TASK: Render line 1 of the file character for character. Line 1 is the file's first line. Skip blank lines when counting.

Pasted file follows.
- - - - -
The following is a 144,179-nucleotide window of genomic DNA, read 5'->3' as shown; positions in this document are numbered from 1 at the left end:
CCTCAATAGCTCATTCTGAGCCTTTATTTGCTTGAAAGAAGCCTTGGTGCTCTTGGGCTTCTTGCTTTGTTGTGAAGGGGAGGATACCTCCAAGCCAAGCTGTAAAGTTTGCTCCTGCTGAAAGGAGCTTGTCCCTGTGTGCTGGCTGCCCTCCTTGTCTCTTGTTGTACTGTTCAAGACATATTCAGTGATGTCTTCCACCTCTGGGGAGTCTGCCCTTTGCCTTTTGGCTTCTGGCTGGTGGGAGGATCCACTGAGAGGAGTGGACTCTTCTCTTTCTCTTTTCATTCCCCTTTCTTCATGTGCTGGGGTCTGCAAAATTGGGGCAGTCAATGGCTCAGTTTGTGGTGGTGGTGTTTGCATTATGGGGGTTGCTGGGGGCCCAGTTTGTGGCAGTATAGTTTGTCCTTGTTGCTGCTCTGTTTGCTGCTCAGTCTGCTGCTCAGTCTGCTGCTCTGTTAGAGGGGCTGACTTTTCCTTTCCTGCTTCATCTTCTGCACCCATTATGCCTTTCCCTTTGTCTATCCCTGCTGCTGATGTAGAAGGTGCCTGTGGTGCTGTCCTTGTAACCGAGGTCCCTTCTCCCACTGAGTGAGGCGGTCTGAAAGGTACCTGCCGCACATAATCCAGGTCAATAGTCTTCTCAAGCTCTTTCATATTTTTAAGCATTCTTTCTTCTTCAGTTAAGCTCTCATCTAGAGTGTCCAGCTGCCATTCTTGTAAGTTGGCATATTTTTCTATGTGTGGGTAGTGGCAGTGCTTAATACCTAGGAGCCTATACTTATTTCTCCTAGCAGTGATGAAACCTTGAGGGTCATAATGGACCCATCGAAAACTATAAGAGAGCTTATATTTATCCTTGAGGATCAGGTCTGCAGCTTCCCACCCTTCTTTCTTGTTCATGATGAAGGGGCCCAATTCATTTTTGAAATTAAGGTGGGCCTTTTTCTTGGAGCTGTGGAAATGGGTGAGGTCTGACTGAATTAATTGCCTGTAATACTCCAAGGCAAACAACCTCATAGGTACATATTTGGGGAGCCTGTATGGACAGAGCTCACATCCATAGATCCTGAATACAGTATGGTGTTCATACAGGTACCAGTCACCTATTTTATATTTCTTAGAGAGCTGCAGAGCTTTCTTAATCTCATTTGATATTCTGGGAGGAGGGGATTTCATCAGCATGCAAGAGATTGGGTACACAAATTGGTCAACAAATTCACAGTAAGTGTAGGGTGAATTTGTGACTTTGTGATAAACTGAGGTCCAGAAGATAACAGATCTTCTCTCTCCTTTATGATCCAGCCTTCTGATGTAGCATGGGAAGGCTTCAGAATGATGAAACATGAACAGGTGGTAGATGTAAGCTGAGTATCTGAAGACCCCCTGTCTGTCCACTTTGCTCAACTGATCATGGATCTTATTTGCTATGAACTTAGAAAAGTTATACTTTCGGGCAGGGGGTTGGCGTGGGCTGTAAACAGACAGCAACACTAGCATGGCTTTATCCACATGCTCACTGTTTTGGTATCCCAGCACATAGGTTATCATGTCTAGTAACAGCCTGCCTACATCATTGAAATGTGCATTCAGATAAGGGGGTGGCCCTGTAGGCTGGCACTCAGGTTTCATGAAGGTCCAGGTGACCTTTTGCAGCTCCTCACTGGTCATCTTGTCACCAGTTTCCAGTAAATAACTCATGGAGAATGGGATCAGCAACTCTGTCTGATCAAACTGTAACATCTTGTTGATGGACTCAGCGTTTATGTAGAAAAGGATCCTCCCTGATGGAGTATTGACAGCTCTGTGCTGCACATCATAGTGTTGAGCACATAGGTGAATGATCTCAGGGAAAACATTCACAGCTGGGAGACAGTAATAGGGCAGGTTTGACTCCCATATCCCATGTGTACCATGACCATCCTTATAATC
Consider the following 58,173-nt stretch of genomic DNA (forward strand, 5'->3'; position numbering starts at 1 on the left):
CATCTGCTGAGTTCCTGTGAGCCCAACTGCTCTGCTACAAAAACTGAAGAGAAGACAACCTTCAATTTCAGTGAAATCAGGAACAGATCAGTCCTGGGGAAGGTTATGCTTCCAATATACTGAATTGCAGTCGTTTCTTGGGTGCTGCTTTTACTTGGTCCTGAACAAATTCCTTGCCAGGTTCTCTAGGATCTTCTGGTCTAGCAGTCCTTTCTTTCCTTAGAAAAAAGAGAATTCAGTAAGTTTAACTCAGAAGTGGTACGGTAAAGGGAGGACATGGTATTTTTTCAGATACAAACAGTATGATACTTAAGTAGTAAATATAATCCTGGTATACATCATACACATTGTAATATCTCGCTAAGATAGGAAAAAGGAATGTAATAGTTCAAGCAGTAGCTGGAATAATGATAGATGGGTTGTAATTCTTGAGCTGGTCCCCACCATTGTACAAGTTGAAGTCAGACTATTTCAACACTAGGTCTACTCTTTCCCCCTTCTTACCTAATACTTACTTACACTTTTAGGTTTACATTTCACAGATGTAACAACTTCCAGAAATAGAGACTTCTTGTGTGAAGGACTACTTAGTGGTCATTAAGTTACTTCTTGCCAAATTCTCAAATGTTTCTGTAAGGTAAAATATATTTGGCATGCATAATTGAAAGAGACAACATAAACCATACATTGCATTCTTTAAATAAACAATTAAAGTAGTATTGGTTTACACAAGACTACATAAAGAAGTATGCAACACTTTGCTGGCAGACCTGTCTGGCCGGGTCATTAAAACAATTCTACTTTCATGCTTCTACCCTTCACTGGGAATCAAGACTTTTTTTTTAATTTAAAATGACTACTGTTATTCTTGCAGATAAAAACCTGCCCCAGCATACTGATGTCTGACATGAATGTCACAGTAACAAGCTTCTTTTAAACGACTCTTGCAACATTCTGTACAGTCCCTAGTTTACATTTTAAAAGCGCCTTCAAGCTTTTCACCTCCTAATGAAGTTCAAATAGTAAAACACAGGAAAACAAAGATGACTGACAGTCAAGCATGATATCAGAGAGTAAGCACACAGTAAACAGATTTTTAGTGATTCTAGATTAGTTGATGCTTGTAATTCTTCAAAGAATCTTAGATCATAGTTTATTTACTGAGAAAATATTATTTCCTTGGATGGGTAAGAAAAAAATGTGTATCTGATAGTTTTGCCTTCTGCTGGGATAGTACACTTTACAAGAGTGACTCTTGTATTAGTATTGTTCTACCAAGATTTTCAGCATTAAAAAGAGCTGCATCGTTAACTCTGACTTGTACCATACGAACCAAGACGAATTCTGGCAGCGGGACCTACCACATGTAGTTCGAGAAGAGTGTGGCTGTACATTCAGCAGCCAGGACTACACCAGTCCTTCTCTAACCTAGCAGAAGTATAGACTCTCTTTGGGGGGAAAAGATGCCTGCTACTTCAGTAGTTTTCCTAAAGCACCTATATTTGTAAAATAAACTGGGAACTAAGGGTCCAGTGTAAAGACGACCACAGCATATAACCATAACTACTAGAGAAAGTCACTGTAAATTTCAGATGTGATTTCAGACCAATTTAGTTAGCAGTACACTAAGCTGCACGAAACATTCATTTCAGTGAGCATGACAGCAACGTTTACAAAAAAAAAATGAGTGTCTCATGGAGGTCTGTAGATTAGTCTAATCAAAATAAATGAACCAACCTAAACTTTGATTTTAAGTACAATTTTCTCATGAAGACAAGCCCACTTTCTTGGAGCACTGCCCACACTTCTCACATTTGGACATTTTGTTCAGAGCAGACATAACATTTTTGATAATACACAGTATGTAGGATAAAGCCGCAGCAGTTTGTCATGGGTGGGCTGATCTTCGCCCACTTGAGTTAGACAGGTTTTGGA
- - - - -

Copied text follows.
The following is a 144,179-nucleotide window of genomic DNA, read 5'->3' as shown; positions in this document are numbered from 1 at the left end: